Default project is now your active project.
Project items

Items saved from this article

This article has been saved
Highlights (0)
Some of your highlights are legacy items.

Highlights saved before July 30, 2012 will not be displayed on their respective source pages.

You can easily re-create the highlights by opening the book page or article, selecting the text, and clicking “Highlight.”

Citations (0)
Some of your citations are legacy items.

Any citation created before July 30, 2012 will labeled as a “Cited page.” New citations will be saved as cited passages, pages or articles.

We also added the ability to view new citations from your projects or the book or article where you created them.

Notes (0)
Bookmarks (0)

You have no saved items from this article

Project items include:
  • Saved book/article
  • Highlights
  • Quotes/citations
  • Notes
  • Bookmarks
Notes
Cite this article

Cited article

Style
Citations are available only to our active members.
Buy instant access to cite pages or passages in MLA, APA and Chicago citation styles.

(Einhorn, 1992, p. 25)

(Einhorn 25)

1. Lois J. Einhorn, Abraham Lincoln, the Orator: Penetrating the Lincoln Legend (Westport, CT: Greenwood Press, 1992), 25, http://www.questia.com/read/27419298.

Cited article

Interpersonal SKills: The New Essential in Accounting
Settings

Settings

Typeface
Text size Smaller Larger Reset View mode
Search within

Search within this article

Look up

Look up a word

  • Dictionary
  • Thesaurus
Please submit a word or phrase above.
Print this page

Print this page

Why can't I print more than one page at a time?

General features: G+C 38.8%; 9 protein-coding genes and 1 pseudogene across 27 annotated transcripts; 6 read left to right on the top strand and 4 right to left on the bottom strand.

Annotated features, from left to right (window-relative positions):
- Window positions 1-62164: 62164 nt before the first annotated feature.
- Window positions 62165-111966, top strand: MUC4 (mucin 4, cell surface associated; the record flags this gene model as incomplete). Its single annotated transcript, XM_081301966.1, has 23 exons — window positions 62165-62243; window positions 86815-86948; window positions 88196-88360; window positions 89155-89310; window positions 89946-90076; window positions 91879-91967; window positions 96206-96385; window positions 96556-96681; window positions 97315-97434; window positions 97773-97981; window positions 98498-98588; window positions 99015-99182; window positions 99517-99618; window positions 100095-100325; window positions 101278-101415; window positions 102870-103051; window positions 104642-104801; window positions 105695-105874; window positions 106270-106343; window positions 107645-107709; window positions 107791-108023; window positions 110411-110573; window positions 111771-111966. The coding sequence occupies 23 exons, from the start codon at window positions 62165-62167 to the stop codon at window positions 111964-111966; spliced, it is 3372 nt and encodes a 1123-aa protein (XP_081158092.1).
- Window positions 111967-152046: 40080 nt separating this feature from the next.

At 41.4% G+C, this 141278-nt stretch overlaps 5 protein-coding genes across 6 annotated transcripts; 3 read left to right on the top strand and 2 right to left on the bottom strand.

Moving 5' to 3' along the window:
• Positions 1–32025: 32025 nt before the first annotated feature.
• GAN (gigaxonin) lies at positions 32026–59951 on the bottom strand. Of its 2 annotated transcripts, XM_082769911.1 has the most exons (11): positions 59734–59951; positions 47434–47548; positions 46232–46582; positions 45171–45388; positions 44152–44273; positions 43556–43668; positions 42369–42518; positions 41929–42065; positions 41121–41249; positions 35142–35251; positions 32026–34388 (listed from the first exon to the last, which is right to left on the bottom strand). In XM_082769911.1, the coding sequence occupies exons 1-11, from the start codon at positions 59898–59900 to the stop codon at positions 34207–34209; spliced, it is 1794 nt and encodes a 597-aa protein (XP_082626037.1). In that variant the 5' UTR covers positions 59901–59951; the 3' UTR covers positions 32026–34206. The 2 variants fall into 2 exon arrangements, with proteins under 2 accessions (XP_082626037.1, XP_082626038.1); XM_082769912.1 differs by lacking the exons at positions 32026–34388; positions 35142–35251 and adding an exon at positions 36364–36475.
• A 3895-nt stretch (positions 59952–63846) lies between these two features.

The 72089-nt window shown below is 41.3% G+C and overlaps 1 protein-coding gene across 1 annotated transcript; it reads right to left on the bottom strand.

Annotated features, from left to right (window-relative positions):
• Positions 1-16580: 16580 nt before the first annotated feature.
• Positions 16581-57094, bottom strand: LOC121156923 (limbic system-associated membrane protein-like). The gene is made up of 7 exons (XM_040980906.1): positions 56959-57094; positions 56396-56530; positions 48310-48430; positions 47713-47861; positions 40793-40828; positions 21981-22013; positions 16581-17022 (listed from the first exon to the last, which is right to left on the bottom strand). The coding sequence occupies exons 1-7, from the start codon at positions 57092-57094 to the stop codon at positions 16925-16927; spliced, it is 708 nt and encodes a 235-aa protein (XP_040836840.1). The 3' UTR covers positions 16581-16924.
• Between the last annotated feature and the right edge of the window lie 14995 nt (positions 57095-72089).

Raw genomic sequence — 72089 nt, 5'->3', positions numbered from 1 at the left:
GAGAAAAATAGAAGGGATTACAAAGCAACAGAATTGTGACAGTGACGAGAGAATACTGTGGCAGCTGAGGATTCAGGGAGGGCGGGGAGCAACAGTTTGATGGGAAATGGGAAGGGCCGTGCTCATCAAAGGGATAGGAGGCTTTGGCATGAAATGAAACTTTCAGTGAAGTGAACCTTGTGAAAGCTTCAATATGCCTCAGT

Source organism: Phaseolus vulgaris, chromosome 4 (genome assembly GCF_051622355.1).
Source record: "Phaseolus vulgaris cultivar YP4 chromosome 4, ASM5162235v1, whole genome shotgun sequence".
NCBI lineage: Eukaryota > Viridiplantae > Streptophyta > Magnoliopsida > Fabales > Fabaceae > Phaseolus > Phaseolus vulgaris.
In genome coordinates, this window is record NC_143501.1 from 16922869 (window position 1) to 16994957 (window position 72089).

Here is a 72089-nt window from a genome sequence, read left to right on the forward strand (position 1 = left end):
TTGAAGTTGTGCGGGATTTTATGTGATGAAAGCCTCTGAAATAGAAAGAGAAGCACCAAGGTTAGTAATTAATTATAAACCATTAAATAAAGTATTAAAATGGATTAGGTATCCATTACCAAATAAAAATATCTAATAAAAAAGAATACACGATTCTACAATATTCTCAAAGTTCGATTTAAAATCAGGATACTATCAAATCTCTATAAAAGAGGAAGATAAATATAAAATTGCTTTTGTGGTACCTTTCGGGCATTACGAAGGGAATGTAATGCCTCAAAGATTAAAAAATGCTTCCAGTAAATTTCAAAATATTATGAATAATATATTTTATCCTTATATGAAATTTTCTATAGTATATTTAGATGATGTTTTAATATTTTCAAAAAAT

Help
Full screen

matching results for page

    Questia reader help

    How to highlight and cite specific passages

    1. Click or tap the first word you want to select.
    2. Click or tap the last word you want to select, and you’ll see everything in between get selected.
    3. You’ll then get a menu of options like creating a highlight or a citation from that passage of text.

    OK, got it!

    Cited passage

    Style
    Citations are available only to our active members.
    Buy instant access to cite pages or passages in MLA, APA and Chicago citation styles.

    "Portraying himself as an honest, ordinary person helped Lincoln identify with his audiences." (Einhorn, 1992, p. 25).

    "Portraying himself as an honest, ordinary person helped Lincoln identify with his audiences." (Einhorn 25)

    "Portraying himself as an honest, ordinary person helped Lincoln identify with his audiences."1

    1. Lois J. Einhorn, Abraham Lincoln, the Orator: Penetrating the Lincoln Legend (Westport, CT: Greenwood Press, 1992), 25, http://www.questia.com/read/27419298.

    Cited passage

    Thanks for trying Questia!

    Please continue trying out our research tools, but please note, full functionality is available only to our active members.

    Your work will be lost once you leave this Web page.

    Buy instant access to save your work.

    Already a member? Log in now.

    Oops!

    An unknown error has occurred. Please click the button below to reload the page. If the problem persists, please try again in a little while.